Now most golfers will know their 7-iron distance as a base yardage and work up and down from there to pick a club based on the distance they’ve left to the hole. Now if we pop those several irons into our sample bag, it means we’ve nine clubs. And that leaves five slots. This is where it can get a bit tricky. You need to know a little bit about your options and what they do there.
Looking at our bag, we’ve got a driver for the longest shots, irons for the middle shots, and a putter for the shortest shots. But there are big distance gaps between these, so to fix this at the top of the bag, you might want to choose a fairway wood that’s slightly shorter length in your driver with five or more degrees loft, but this club can be used for long shots after fairway from the roof, and can be used as another safe option off the tee when you don’t fancy hitting driver. It’ll also cover a yardage that is longer than your four earned but is shorter than your driver. That is why most golfers carry at least one fairway wood more often than not a 3-wood.So we’ll pop one in. Ten out of the 14 clubs are allowed to be used.
What did we get after the other end of the bag?
At the other end of the bag, we’ve got a pitching wedge and a putter though depending on the golfer. A pitching wedge will go somewhere between 80 and 130 yards, but what about when you’ve got less than this into the green. We’re all comfortable taking a full swing more than a fiddly half swing.So let’s add a club that will cover a shorter yardage than our pitching wedge. A sand wedge will cover this gap absolutely perfectly, and gives us a great option out of the bunkers.The additional loft will get the ball up in the air quickly and landing softly perfect. That’s 11 of 14 now.
Believe it or not, the question of what to do with the remaining three slots is the same dilemma that both beginners and the best Tour professionals face. Your options might be to put in another fairway wood to bridge the gap between your 3-wood and the longest iron hybrid, or a rescue club that is easier to hit than a long iron.It bridges the distance gap between your fairway wood and the longest urns.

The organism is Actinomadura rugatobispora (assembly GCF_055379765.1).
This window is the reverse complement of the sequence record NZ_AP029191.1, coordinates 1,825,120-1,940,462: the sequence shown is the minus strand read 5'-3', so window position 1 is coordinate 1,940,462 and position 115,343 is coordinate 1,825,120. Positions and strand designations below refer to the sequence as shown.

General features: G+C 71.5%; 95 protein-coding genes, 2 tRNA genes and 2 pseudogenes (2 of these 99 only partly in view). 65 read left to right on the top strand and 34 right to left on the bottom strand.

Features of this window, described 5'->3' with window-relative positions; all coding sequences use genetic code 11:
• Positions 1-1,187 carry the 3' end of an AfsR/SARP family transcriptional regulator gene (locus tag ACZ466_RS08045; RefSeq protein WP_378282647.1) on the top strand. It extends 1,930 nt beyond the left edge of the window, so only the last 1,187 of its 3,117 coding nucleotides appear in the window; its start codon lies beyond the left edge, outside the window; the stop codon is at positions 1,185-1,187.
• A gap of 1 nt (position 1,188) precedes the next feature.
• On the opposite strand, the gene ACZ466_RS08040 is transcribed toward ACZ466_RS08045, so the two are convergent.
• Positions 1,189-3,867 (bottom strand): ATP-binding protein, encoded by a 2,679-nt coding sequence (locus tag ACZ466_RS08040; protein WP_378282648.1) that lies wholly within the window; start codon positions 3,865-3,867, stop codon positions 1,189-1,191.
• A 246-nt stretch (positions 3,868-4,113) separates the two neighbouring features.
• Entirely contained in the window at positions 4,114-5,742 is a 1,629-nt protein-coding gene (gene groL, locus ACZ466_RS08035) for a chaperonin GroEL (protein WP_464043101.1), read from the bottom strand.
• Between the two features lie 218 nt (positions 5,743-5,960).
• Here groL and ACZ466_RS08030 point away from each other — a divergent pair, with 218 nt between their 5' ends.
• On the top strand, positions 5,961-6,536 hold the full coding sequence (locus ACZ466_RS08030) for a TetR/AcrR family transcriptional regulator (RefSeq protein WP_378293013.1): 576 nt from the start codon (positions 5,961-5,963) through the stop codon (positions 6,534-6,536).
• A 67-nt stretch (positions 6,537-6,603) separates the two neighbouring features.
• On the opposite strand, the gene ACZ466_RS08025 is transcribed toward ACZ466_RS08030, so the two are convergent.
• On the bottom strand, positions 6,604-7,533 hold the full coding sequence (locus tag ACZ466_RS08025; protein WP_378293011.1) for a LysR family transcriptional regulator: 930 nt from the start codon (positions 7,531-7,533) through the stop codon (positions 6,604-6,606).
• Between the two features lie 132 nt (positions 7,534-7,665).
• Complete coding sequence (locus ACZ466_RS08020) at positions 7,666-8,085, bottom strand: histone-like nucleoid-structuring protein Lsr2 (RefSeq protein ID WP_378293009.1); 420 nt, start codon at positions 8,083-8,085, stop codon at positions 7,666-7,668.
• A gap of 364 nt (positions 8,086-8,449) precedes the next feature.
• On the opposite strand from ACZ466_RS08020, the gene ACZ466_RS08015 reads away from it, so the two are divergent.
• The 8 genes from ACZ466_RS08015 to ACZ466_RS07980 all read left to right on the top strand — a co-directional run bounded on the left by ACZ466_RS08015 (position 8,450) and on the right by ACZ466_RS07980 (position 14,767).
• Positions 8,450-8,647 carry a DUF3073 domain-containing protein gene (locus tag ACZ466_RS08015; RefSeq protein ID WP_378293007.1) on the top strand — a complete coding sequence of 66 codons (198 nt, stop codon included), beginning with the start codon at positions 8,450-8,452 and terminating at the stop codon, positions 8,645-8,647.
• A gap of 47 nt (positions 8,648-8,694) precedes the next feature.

You can add a driving iron, which is similar in performance to a rescue club but looks like an iron, a set of wedges to allow you to hit consistent short shots into and around the greens as well as to hit bunker shots, or any other specialist clubs that helps many senior players. For instance, especially those with slower speeds will carry extra fairway woods or hybrids instead of long urns which they hit with much more consistency due to their forgiving design.
The final combination of clubs will depend on your skill level on the course, your personal playing style. The types of courses that you play, and the conditions. You should know your skill level and personal preferences. It’s pointless carrying a club that you can’t hit or never use.
Can You Borrow Clubs in A Match?
No, you can’t. You can only be allowed to borrow a club from your team members if you are playing in a tournament. If you take a club from an opponent, there may be a penalty, and that will affect your scores.
What are Penalties?
The penalty for carrying more than the set 14 clubs is not the same across various golf formats. If you use an extra club, you will incur a two-stroke penalty for every hole you play with it. With a maximum penalty of four strokes per round. Match play penalties deem the player to deduct a hole. That he had won for each penalty up to a maximum of two holes per round.